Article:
Helping people write better
The Tameri Guide for Writers serves writers, students, teachers, and others with our thoughts on how best to format, edit, complete, or create a written work. Our visitors range from published novelists to Fortune 1000 companies. Most content on the Tameri Guide for Writers deals with creative writing and writing for general audiences; do not rely on this site for academic writing advice.
Because we are full-time writers, we accept few clients at this time, usually by referral. Do not take it personally if you contact us and we must decline a freelance opportunity; we work 50 to 60 hours a week on writing projects.
Originally, we hoped Tameri Publications might publish anthologies. However, we found ourselves providing consulting services to other authors and publishers. Today, our services for select, confidential clients include:
- Writing and Consulting;
- Manuscript Editing; and
- Typing and Document Formatting.
Who We Are
The AP Stylebook and most publication guides call for “last name after first reference” to individuals. Yes, we deviate from standards on this website.
We are editors and writers, each with unique strengths. Susan D. Schnelbach is an engineer and technical writer; Christopher Scott Wyatt is an editor and creative writer. Tameri Publications was founded in 1994 by Susan and Scott. This website continues be an important tool for us; we will continue to update and expand the content.
C. Scott Wyatt
C. Scott Wyatt is an experienced teacher and freelance writer. He specializes in dramatic writing (stage and screen), short stories, and online collaborative writing. Scott knew he wanted to be a writer when he was in second grade. His interest in creative non-fiction drew him to journalism courses while in high school.
Scott has a doctorate from the Department of Writing Studies at the University of Minnesota. His doctoral work explored teaching writing using technology, focusing on students who have special needs. Scott graduated from the University of Southern California with degrees in English and journalism. He also earned a master’s degree in composition and rhetoric from California State University, Fresno. For more information, see Scott’s résumé.
As an undergraduate, Scott worked for the University of Southern California’s Computing Services. His assignments included writing technical documentation. Technical writing utilizes a different style than other forms of writing; factual accuracy and readability are essential. In addition to writing technical manuals and online help systems, Scott trained university faculty.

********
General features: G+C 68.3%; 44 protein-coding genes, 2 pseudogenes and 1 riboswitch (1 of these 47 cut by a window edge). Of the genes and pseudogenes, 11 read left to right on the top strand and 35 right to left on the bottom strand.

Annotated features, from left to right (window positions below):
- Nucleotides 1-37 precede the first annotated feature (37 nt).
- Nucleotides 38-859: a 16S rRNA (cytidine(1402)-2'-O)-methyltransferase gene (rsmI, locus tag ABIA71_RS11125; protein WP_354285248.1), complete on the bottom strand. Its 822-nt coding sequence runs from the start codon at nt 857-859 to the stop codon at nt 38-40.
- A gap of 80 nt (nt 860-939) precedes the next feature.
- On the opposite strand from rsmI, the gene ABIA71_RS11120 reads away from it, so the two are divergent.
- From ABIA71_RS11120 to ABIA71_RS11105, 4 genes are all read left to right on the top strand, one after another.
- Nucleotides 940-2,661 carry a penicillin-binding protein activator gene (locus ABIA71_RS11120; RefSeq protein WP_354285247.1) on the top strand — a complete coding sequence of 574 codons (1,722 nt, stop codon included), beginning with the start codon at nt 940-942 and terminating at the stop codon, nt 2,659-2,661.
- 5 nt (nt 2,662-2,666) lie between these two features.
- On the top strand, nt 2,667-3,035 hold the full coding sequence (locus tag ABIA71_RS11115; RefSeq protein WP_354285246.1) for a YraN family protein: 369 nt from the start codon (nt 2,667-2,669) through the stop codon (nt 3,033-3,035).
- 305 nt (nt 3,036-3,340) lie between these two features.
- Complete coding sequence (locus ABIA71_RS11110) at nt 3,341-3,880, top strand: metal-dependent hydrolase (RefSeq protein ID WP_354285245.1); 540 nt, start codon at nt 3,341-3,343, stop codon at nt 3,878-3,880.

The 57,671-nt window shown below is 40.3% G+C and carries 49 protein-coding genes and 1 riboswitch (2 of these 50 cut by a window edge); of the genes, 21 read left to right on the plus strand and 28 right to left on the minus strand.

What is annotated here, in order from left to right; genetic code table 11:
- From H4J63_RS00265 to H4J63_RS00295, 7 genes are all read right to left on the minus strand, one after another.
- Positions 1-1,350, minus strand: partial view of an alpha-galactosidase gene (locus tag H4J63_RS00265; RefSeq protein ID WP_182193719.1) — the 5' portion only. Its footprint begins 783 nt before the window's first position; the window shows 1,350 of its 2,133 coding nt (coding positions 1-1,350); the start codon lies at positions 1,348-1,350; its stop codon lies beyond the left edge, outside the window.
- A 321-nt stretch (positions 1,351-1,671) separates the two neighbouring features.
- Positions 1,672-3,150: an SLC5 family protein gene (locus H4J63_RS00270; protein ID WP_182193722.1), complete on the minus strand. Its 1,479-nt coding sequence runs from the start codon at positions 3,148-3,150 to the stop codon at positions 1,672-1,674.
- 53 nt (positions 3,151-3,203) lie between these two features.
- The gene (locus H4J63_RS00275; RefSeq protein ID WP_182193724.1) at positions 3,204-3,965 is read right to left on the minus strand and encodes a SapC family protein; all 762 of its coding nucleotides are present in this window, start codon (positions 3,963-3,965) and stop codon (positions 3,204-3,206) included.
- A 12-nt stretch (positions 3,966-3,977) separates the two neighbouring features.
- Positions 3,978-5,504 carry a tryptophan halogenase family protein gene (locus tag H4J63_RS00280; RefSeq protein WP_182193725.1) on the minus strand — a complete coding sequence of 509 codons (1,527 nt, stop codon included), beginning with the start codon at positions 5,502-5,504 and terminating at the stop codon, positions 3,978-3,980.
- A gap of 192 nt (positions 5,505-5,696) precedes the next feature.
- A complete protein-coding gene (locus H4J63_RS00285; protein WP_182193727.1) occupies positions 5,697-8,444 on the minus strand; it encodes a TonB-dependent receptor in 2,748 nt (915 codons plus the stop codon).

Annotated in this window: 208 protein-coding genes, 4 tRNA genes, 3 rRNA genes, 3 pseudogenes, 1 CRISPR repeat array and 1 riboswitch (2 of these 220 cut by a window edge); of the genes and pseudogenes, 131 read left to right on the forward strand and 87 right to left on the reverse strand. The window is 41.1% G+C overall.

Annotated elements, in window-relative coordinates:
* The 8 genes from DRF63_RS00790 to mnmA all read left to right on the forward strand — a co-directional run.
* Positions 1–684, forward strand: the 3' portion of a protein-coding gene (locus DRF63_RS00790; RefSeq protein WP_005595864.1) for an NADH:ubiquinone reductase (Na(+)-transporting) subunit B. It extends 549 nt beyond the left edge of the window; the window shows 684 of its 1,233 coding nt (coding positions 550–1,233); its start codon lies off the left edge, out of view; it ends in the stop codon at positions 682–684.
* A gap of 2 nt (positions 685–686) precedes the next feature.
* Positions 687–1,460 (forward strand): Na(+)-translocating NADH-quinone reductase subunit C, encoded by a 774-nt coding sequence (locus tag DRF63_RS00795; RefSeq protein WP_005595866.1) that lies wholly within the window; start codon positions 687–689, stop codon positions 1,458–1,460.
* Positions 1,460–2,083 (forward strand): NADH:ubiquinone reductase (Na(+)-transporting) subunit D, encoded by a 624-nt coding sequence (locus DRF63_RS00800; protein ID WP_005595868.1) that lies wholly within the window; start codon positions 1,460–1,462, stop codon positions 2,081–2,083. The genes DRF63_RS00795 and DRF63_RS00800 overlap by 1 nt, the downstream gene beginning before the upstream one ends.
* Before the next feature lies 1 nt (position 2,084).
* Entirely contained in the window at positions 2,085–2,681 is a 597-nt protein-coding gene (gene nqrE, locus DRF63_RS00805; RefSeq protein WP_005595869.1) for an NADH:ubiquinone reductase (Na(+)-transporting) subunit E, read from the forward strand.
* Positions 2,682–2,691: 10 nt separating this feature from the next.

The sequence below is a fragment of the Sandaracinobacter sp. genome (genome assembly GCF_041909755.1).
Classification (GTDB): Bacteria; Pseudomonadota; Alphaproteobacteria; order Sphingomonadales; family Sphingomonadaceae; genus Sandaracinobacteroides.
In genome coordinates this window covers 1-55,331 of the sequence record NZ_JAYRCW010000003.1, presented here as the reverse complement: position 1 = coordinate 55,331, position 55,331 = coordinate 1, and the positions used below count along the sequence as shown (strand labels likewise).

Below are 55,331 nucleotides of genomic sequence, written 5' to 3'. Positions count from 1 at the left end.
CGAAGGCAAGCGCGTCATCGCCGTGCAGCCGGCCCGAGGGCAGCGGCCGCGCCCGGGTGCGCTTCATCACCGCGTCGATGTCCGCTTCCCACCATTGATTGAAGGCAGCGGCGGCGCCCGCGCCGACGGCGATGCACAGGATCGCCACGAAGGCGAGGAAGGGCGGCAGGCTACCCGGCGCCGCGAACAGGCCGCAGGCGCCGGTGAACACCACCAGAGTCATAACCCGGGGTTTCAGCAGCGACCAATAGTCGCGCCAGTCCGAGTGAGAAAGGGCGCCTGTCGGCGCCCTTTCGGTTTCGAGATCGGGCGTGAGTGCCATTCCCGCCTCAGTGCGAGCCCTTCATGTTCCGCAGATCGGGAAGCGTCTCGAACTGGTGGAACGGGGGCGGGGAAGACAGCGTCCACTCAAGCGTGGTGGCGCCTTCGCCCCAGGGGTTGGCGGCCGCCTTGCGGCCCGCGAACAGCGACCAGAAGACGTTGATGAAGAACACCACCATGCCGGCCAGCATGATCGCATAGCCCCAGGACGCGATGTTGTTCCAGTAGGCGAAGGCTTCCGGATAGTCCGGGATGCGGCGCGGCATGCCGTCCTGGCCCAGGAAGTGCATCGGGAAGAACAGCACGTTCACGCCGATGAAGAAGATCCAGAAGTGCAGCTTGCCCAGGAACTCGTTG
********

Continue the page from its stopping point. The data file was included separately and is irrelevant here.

Susan Schnelbach has been a technical writer since 1997. Since beginning her career in technical writing, Susan has worked as a lone technical writer and has been a part of a larger marketing department that includes other technical writers. Software tools range from various versions of Microsoft Word to Adobe's Creative Suite products to XML, structured authoring, and a content management system (CMS).
She has supervised the preparation of operational and maintenance manuals for packaging machines, irrigation products, and specialized sensors. At her current job, Susan writes about wireless industrial I/O products. Typical writing projects include end-user documentation such as data sheets and manuals, magazine articles, application notes, technical notes, and marketing content that can be used in both printed materials and online. Her manuals are in use at companies world-wide and are known for their clarity and accuracy.
As freelance editor, Susan has edited novels, screenplays, stage scripts, technical documentation, and even poetry. She has also proofread patent applications.
Susan master's degree in scientific and technical communication (MSTC) from the University of Minnesota. Susan also has a grant writing certificate from California State University, Fresno. She earned undergraduate degrees in aeronautical engineering and mechanical engineering from the University of California, Davis.
Who names a book series “Tameri?”
The name “Tameri” was first used by Scott when he wrote a series of short stories in elementary school. These science-fiction stories were set on the fictional planet Tameri. The stories still exist, but they were never prepared for publication. Eventually, Scott hopes to convert these stories into a set of novels. We love language and etymology, searching for obscure words.
“TaMeri — Das alte Ägypten,” reads an old German text on the Library of Alexandria.
A scroll translated by the Society of Biblical Archaeology contains the fragment “…all the good things of Tameri.”
Tameri was a small area in northern Egypt. Its riches were taken by Popi (Apophis) and sacrificed to Sutekh. The lost riches included the papyrus fields used for making scrolls and something more important…
Citing the Tameri Guide Website
Any citation referring to the Tameri website must name both editors.